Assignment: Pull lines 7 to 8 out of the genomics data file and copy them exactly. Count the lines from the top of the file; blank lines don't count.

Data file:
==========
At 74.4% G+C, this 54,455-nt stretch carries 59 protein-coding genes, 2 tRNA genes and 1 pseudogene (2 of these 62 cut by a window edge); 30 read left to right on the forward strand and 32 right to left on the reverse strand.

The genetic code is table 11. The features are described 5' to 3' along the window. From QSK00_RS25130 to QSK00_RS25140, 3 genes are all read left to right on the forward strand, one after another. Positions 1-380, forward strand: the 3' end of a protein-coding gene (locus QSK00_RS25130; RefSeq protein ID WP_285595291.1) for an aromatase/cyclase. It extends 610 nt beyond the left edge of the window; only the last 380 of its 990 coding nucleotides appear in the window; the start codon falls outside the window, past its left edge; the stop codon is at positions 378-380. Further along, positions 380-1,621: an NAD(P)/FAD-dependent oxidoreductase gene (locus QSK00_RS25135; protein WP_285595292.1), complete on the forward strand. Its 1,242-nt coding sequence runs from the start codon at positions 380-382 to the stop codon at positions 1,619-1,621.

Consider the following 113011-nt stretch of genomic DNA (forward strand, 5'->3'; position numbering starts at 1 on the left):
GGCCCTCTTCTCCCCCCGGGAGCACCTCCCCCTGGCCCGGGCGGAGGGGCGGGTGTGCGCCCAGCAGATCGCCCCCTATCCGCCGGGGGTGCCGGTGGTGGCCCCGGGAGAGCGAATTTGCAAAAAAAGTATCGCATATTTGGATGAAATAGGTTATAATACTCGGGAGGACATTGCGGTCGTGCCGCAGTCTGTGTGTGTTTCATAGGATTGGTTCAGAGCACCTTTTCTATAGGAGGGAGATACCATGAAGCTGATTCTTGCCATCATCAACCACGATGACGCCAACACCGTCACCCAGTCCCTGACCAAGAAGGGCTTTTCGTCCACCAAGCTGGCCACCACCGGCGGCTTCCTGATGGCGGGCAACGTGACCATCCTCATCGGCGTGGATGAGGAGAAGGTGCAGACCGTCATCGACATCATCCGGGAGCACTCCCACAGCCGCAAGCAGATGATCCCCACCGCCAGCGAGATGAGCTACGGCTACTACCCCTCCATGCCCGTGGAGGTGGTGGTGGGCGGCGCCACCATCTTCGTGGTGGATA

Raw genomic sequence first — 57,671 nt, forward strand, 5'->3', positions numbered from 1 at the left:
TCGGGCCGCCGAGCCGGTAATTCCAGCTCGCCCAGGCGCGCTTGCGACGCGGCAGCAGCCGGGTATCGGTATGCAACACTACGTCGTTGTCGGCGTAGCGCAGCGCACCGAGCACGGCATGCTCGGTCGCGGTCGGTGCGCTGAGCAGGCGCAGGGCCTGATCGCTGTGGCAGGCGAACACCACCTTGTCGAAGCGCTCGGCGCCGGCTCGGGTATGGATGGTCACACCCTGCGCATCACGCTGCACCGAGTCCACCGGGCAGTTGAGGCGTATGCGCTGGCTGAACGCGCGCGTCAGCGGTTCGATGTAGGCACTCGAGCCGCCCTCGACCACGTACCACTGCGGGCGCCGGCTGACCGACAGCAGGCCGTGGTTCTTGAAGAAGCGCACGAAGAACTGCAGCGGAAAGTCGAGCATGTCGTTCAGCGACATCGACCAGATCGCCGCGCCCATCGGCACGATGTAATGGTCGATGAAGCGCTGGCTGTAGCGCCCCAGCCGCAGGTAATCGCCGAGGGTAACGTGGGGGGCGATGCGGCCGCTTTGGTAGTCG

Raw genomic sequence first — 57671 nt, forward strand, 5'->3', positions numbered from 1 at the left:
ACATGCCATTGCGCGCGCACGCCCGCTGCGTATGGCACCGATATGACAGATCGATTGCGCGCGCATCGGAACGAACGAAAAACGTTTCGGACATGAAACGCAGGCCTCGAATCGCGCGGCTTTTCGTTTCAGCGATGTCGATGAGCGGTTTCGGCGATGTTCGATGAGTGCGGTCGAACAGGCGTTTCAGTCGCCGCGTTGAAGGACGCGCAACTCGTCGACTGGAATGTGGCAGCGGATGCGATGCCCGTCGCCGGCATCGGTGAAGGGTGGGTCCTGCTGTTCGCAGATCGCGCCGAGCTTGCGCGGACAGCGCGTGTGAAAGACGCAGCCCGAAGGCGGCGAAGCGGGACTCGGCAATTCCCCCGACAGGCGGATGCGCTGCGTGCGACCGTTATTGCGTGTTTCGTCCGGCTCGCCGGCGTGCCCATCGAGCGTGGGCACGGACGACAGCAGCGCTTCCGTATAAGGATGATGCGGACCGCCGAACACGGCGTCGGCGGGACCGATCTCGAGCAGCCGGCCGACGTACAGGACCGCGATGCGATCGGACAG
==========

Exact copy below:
Raw genomic sequence first — 57671 nt, forward strand, 5'->3', positions numbered from 1 at the left:
ACATGCCATTGCGCGCGCACGCCCGCTGCGTATGGCACCGATATGACAGATCGATTGCGCGCGCATCGGAACGAACGAAAAACGTTTCGGACATGAAACGCAGGCCTCGAATCGCGCGGCTTTTCGTTTCAGCGATGTCGATGAGCGGTTTCGGCGATGTTCGATGAGTGCGGTCGAACAGGCGTTTCAGTCGCCGCGTTGAAGGACGCGCAACTCGTCGACTGGAATGTGGCAGCGGATGCGATGCCCGTCGCCGGCATCGGTGAAGGGTGGGTCCTGCTGTTCGCAGATCGCGCCGAGCTTGCGCGGACAGCGCGTGTGAAAGACGCAGCCCGAAGGCGGCGAAGCGGGACTCGGCAATTCCCCCGACAGGCGGATGCGCTGCGTGCGACCGTTATTGCGTGTTTCGTCCGGCTCGCCGGCGTGCCCATCGAGCGTGGGCACGGACGACAGCAGCGCTTCCGTATAAGGATGATGCGGACCGCCGAACACGGCGTCGGCGGGACCGATCTCGAGCAGCCGGCCGACGTACAGGACCGCGATGCGATCGGACAG